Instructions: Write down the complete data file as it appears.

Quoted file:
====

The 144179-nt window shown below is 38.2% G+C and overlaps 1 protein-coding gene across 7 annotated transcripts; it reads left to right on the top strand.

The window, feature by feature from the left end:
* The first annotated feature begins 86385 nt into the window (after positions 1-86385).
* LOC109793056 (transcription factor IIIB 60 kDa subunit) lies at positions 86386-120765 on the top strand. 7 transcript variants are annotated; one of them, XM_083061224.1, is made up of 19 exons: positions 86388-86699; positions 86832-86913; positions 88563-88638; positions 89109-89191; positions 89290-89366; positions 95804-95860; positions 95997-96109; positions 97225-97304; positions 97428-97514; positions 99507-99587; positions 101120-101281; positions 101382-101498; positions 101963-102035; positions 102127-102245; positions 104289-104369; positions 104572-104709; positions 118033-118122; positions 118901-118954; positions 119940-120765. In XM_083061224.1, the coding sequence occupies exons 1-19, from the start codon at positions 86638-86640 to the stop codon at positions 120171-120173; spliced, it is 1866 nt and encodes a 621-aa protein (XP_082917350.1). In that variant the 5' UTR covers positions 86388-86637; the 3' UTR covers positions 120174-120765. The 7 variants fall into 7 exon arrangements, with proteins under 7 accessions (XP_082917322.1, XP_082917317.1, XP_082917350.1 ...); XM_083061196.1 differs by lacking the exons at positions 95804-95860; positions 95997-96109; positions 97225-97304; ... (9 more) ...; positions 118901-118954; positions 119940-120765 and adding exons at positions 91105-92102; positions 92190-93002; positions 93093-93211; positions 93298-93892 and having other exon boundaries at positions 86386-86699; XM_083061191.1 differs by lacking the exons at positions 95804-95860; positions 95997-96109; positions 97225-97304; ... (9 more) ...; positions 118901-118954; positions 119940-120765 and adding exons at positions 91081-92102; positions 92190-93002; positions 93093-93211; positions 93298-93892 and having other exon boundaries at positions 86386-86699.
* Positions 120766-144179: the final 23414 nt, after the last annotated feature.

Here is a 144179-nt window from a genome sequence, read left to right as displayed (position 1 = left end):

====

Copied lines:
The 144179-nt window shown below is 38.2% G+C and overlaps 1 protein-coding gene across 7 annotated transcripts; it reads left to right on the top strand.

The window, feature by feature from the left end:
* The first annotated feature begins 86385 nt into the window (after positions 1-86385).
* LOC109793056 (transcription factor IIIB 60 kDa subunit) lies at positions 86386-120765 on the top strand. 7 transcript variants are annotated; one of them, XM_083061224.1, is made up of 19 exons: positions 86388-86699; positions 86832-86913; positions 88563-88638; positions 89109-89191; positions 89290-89366; positions 95804-95860; positions 95997-96109; positions 97225-97304; positions 97428-97514; positions 99507-99587; positions 101120-101281; positions 101382-101498; positions 101963-102035; positions 102127-102245; positions 104289-104369; positions 104572-104709; positions 118033-118122; positions 118901-118954; positions 119940-120765. In XM_083061224.1, the coding sequence occupies exons 1-19, from the start codon at positions 86638-86640 to the stop codon at positions 120171-120173; spliced, it is 1866 nt and encodes a 621-aa protein (XP_082917350.1). In that variant the 5' UTR covers positions 86388-86637; the 3' UTR covers positions 120174-120765. The 7 variants fall into 7 exon arrangements, with proteins under 7 accessions (XP_082917322.1, XP_082917317.1, XP_082917350.1 ...); XM_083061196.1 differs by lacking the exons at positions 95804-95860; positions 95997-96109; positions 97225-97304; ... (9 more) ...; positions 118901-118954; positions 119940-120765 and adding exons at positions 91105-92102; positions 92190-93002; positions 93093-93211; positions 93298-93892 and having other exon boundaries at positions 86386-86699; XM_083061191.1 differs by lacking the exons at positions 95804-95860; positions 95997-96109; positions 97225-97304; ... (9 more) ...; positions 118901-118954; positions 119940-120765 and adding exons at positions 91081-92102; positions 92190-93002; positions 93093-93211; positions 93298-93892 and having other exon boundaries at positions 86386-86699.
* Positions 120766-144179: the final 23414 nt, after the last annotated feature.

Here is a 144179-nt window from a genome sequence, read left to right as displayed (position 1 = left end):